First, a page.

The vertical equivalent of the three equalisation techniques described above can be used to apply an envelope to a sound, correct the envelope of a sound or directly edit a sound's envelope. The only changes in the techniques consist in using the vertical operations equivalent to their horizontal counterparts.
For best results the use of the lossless mode is recommended. Also prior to loading the sound it is recommended that you either select Constant Time Resolution Analysis in the Options menu, or set min_bpo to 0 in the config.txt file, to ensure that the envelope matches more closely to the real envelope of the sound.
Compression, expansion, limiting, noise gating
Once again, the use of the lossless mode is recommended for the effects below.
As explained above, you can separate a sound's envelope from the rest of the sound, work on that envelope separately and then re-apply the modified envelope the your flat-envelope sound. To do so, duplicate (menu Layers > Duplicate Layer) the sound, then vertically normalise (menu Operations > Vertical Normalisation) the original layer (Layer 0), and average (menu Operations > Vertical Average) Layer 1. At this point Layer 0 represents your original sound except with a flat envelope, while Layer 1 represents that envelope. If you set Layer 1's blending to multiply (menu Layers > Multiplication) then what you hear and see is the same as the original sound. Note that you might want to keep a copy of Layer 1 in case you want to start again from an unmodified envelope.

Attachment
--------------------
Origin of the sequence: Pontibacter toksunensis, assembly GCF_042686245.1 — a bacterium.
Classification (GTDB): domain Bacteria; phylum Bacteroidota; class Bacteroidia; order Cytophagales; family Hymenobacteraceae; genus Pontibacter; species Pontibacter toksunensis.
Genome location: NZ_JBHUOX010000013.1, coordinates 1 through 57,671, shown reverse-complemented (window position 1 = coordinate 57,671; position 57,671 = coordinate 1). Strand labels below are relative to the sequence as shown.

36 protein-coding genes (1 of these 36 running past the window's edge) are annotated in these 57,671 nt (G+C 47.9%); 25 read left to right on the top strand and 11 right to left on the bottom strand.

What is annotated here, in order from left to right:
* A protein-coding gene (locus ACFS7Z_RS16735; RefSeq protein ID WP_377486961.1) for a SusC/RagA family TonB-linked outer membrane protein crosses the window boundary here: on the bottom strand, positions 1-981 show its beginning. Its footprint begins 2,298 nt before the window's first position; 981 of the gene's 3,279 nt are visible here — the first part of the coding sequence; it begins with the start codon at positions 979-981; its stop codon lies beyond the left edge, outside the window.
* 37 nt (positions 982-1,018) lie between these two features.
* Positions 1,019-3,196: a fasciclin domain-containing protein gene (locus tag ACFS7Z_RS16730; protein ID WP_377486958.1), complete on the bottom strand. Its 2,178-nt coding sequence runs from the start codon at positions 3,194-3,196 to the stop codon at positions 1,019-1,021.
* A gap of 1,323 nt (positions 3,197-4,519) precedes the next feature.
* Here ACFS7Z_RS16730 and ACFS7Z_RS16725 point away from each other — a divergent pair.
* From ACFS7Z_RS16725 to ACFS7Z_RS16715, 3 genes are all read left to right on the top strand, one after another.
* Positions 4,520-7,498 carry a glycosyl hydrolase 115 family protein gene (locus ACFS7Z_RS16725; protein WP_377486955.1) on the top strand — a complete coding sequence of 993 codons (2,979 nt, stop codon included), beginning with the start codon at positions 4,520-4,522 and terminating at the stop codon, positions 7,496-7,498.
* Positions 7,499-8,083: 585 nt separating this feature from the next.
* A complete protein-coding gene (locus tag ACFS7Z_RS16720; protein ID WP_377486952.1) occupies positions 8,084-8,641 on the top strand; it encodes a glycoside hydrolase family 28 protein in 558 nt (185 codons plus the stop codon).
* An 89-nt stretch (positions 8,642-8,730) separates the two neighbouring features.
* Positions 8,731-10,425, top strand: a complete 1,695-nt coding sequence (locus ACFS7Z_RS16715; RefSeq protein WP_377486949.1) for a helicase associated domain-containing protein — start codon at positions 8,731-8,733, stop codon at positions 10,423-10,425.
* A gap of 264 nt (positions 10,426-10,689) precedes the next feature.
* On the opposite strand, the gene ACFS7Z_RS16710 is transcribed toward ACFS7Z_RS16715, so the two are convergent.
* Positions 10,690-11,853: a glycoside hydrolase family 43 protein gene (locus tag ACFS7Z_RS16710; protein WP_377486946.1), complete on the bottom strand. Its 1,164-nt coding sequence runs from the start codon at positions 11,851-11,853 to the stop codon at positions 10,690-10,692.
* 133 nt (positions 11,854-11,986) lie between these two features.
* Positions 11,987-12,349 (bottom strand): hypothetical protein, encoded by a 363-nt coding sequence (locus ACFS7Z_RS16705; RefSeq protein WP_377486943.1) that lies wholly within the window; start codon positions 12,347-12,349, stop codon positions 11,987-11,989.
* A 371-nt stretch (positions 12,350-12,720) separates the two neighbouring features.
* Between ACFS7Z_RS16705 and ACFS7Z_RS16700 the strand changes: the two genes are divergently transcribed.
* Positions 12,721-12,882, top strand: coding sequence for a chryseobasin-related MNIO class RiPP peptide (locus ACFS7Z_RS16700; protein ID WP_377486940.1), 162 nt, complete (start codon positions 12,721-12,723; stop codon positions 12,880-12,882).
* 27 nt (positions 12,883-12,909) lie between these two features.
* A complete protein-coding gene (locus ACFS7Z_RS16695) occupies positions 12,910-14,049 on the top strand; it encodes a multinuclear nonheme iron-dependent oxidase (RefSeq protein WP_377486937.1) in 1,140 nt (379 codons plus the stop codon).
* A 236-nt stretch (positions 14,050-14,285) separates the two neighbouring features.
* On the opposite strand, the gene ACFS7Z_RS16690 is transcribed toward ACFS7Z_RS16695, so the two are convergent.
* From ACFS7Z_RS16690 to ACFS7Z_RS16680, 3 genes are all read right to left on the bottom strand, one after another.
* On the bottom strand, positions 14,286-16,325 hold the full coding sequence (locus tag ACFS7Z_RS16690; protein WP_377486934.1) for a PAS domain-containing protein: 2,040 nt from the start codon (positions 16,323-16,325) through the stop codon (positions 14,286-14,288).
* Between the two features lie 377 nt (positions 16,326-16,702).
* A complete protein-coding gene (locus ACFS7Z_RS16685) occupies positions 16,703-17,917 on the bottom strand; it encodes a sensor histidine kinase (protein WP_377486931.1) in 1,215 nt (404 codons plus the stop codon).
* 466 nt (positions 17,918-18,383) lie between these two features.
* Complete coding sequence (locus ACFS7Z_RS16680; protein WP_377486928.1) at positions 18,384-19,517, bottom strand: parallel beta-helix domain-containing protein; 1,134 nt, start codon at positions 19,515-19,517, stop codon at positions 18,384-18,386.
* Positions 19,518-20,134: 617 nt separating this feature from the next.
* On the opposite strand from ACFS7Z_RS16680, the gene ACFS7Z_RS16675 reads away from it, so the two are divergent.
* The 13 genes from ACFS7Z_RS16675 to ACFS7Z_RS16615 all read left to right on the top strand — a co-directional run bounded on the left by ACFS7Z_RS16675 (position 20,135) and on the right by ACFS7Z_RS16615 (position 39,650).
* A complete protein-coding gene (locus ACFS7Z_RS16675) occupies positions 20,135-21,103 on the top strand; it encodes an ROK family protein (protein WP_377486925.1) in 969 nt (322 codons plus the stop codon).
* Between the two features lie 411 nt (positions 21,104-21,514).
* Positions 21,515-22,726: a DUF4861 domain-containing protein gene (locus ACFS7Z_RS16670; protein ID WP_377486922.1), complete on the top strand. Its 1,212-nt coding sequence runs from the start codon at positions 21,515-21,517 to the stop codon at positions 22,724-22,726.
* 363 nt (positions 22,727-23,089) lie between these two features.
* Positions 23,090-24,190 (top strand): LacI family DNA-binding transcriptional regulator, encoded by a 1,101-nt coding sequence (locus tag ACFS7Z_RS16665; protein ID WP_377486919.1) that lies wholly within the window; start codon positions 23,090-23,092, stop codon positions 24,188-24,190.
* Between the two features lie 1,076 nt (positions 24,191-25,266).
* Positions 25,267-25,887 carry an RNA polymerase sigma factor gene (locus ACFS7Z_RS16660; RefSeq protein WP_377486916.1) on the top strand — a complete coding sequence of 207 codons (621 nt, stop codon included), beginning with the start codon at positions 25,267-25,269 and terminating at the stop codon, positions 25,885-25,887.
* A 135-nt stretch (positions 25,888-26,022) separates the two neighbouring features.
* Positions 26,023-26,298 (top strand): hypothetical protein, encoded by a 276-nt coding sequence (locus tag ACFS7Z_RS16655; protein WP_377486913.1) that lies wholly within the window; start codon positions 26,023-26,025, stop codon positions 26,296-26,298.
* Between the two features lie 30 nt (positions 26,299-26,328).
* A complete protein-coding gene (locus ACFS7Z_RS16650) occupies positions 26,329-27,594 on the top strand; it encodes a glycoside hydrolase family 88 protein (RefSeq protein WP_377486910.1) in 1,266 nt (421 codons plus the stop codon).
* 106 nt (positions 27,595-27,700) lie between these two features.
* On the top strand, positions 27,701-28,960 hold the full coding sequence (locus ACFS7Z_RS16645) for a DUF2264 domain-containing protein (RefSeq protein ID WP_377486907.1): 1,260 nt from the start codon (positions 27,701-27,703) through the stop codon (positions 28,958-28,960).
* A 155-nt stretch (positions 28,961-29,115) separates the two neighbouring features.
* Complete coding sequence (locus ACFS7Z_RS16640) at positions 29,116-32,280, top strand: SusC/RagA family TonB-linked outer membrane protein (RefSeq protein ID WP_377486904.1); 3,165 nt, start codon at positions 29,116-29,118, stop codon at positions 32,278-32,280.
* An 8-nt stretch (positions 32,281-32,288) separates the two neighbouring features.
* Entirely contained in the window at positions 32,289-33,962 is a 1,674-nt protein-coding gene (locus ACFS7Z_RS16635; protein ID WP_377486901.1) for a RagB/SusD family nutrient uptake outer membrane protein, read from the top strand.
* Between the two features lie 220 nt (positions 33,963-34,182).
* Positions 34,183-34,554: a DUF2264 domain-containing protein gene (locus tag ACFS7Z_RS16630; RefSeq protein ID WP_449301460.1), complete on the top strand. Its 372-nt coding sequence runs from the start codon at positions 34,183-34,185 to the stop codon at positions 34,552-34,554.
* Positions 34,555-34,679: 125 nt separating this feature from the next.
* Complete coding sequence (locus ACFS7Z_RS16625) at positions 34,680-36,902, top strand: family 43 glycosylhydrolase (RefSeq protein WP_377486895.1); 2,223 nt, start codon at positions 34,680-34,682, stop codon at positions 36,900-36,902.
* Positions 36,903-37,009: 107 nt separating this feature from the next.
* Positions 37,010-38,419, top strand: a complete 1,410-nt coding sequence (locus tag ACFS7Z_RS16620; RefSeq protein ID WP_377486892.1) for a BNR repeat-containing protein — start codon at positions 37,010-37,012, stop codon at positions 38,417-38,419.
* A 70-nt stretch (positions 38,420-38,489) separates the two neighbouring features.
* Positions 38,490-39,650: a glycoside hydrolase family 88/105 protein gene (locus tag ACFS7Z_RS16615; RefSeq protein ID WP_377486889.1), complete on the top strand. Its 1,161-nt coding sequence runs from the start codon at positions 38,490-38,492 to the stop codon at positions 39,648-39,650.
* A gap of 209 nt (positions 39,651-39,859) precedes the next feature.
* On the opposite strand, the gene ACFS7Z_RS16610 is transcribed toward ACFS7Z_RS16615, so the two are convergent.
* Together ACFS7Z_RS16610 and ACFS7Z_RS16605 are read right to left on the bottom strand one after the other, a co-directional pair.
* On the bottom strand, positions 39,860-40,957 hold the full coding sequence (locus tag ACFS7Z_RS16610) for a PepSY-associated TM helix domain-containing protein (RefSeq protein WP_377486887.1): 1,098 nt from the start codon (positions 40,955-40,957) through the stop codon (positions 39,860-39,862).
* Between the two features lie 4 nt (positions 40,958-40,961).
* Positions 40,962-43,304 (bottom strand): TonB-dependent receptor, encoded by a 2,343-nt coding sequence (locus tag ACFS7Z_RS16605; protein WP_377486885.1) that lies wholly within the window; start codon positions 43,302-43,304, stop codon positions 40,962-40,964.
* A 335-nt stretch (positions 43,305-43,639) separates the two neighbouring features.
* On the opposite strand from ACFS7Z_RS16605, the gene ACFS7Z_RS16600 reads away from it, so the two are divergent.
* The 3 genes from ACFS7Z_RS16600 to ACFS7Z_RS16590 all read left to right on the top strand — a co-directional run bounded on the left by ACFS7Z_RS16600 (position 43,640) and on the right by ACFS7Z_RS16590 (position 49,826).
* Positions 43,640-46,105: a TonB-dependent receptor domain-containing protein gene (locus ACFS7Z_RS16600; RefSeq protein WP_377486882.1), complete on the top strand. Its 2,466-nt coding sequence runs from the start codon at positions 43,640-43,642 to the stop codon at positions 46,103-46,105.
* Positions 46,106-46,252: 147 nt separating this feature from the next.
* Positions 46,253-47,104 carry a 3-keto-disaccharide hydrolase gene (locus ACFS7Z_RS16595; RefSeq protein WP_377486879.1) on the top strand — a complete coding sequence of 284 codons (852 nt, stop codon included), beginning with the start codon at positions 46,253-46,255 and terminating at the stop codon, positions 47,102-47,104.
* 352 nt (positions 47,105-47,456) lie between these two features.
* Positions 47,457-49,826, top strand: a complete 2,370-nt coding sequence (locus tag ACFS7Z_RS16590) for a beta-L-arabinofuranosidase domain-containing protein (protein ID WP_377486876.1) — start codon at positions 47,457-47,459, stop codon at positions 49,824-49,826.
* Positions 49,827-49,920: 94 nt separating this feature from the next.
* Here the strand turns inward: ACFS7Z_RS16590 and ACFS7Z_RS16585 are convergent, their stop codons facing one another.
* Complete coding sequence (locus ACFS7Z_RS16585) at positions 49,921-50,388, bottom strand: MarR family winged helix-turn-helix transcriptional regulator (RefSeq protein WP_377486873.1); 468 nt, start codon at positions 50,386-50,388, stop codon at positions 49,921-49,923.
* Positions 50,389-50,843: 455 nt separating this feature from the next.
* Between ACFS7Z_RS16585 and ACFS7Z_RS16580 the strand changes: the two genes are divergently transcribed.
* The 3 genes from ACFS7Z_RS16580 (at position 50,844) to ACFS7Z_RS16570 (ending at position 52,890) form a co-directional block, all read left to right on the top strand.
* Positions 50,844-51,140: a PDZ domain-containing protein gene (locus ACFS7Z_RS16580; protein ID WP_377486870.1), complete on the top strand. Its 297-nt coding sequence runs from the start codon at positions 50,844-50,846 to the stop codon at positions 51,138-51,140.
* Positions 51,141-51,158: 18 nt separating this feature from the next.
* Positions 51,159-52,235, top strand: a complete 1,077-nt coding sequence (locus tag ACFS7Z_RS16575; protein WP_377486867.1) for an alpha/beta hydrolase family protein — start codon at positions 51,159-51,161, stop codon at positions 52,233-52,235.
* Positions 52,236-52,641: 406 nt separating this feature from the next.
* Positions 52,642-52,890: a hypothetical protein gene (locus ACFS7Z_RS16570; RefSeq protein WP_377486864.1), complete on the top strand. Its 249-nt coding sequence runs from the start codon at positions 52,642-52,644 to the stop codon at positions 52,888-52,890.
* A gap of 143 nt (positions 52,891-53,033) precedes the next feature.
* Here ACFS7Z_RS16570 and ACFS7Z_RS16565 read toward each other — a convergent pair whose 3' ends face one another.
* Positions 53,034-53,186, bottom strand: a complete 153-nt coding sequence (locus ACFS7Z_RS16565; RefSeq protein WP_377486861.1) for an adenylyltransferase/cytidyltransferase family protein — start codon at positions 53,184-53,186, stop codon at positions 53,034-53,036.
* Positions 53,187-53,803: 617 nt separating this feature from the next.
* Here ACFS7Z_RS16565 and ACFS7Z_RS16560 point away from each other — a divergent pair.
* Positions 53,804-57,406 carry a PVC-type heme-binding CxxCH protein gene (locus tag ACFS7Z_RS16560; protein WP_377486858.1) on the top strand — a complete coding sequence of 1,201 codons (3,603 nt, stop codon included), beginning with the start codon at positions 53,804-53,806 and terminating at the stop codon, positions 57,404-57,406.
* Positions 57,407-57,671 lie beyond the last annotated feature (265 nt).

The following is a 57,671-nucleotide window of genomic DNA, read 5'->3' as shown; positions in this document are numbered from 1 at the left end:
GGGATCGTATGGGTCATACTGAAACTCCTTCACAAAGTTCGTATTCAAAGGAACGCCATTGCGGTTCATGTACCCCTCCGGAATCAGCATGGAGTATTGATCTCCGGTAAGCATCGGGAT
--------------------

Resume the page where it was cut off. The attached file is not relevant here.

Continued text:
The simplest thing to try is to change the gamma (the Gamma knob) of the envelope layer. Moving the gamma knob to the left expands the envelope to give it more dynamic range, while moving the gamma knob to the right compresses the envelope, and turning it all the way to the right gives it almost a flat envelope.
Basic limiting, noise gating